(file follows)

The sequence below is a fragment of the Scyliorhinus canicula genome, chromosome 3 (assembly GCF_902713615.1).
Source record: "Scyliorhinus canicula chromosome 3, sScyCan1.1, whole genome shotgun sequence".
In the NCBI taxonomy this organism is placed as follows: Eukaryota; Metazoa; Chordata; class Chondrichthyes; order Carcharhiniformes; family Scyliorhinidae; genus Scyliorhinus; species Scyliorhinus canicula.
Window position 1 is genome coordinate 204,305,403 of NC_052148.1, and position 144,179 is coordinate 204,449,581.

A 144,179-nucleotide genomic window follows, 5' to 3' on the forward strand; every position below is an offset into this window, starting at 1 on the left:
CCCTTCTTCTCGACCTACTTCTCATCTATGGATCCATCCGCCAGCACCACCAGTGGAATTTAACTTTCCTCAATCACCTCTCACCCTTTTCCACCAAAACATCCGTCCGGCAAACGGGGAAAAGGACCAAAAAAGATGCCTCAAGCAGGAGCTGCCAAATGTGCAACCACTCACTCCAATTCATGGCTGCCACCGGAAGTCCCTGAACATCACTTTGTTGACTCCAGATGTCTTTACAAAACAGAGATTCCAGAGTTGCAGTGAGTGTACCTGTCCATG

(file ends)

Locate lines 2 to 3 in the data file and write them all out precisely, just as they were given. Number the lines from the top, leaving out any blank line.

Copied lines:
Source record: "Scyliorhinus canicula chromosome 3, sScyCan1.1, whole genome shotgun sequence".
In the NCBI taxonomy this organism is placed as follows: Eukaryota; Metazoa; Chordata; class Chondrichthyes; order Carcharhiniformes; family Scyliorhinidae; genus Scyliorhinus; species Scyliorhinus canicula.